Brain: You Must Look Out For These Signs Of Brain Tumour

Watching out for signs of brain tumour promotes early diagnosis

Both children and adults can develop benign or malignant (cancerous) brain tumours. Brain tumours can affect your brain function whether or not they are cancerous if they enlarge to the point where they press against nearby tissues. There are numerous ways to treat brain tumours. 

An abnormal mass of cells growing inside or outside of your brain is called a brain tumour. Central nervous system (CNS) cancers are the collective term for spinal tumours and brain tumours. Brain tumours may be benign or malignant (cancerous) (noncancerous). While some tumours enlarge swiftly, others do so slowly.

Of all brain tumours, only around one-third are malignant. However, whether or not they are cancerous, brain tumours can affect your health and the way your brain functions if they enlarge to the point where they strain on nearby nerves, blood vessels, and tissue. 

Primary tumours are tumours that form in the brain. Secondary tumours, also known as metastatic brain tumours, are cancers that develop in another part of your body before spreading to your brain. Although a person with a brain tumour is unlikely to experience all of the potential symptoms, there are several. Besides common symptoms like headaches, nausea, sensory changes, drowsiness, trouble performing physical activities, there might be some that might go unnoticed. Read on as we examine some of the signs of brain tumours you must look out for.

Here are signs of brain tumour you should look out for:

1. Seizures

Brain structures may be pushed by tumours. This may disrupt the electrical transmissions between nerve cells and cause a seizure. Although they can occur at any stage, seizures can occasionally be the initial indication of a brain tumour. A brain tumour patient’s chance of having at least one seizure is about 50%. There are other causes of seizures besides brain tumours.

2. Headache changes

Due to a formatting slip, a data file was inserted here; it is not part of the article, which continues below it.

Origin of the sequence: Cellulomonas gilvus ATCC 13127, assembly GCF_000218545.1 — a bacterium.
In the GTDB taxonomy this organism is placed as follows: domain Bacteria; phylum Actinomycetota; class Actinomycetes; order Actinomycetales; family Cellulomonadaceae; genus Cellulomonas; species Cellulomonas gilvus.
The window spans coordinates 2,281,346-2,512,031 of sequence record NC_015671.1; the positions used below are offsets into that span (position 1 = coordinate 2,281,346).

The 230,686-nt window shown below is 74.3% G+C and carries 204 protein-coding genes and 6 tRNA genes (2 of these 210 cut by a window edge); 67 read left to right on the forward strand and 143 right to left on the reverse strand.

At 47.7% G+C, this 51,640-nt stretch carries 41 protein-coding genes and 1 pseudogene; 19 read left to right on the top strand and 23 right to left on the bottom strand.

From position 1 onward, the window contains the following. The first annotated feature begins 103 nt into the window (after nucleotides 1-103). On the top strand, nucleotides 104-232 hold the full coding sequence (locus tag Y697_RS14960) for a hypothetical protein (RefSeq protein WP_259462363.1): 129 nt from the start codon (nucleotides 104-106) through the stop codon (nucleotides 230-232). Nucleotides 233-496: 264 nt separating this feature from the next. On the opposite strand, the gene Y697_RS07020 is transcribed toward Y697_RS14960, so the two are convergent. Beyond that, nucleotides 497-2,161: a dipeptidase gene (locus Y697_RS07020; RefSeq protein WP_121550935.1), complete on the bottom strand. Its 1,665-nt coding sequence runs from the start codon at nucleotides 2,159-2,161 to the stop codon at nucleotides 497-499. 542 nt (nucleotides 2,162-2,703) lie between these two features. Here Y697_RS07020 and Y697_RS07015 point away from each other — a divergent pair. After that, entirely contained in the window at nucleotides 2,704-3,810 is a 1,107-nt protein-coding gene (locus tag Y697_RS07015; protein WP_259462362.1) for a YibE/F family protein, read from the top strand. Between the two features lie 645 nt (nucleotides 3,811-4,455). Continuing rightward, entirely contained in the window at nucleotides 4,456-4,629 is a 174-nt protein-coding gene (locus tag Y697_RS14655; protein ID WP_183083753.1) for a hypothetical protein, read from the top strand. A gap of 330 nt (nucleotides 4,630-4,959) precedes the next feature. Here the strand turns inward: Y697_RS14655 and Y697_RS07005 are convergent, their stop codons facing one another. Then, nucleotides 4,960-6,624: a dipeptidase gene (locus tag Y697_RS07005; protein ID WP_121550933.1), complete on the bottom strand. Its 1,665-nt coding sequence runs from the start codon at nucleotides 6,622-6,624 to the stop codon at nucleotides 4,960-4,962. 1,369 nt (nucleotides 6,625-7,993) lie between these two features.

Headaches getting worse are a typical sign of brain tumours. Brain tumours can suffocate delicate blood arteries and nerves. Additionally, a brain tumour restricts the free movement of fluid throughout the brain, which increases pressure and frequently results in headaches. This could cause new headaches or alter your current pattern of headaches.

3. Mood changes or change in personality

Your personality and conduct may be impacted by brain tumours that interfere with normal brain function. They may also result in unexpected mood swings. For instance you used to be simple to get along with, but now days you become angry more readily. You were once an active person but now you are a couch potato. One moment you’re calm and content, and the next you’re getting into a fight for no apparent reason. Changes in personality or mood may indicate a medical problem. If you’re worried, you should talk to your doctor about it.

4. Memory problems

Anywhere in the brain, a tumour can cause memory issues, but it is most likely to do so if it affects the frontal or temporal lobes. The frontal or parietal lobes are both susceptible to tumours that might disrupt cognition and decision-making. For instance, you might discover that you have trouble focusing and are susceptible to distractions, you often get confused with seemingly basic issues, you are unable to multitask and find planning difficult or you struggle with short-term memory.

5. Fatigue

More than simply feeling a little fatigued occasionally constitutes fatigue. Some indications that you’re actually exhausted are that you’re usually or always totally fatigued or your limbs seem heavy, and you feel weak all over. Frequently, you catch yourself nodding off in the middle of the day. Your capacity to concentrate has been lost. You feel agitated and off-balance. Although it may not be the initial symptom of a dangerous brain tumour, fatigue can be caused by one.

Keep these points in mind if you wish to identify early signs of brain tumours. 

Disclaimer: This content including advice provides generic information only. It is in no way a substitute for a qualified medical opinion. Always consult a specialist or your own doctor for more information. NDTV does not claim responsibility for this information.

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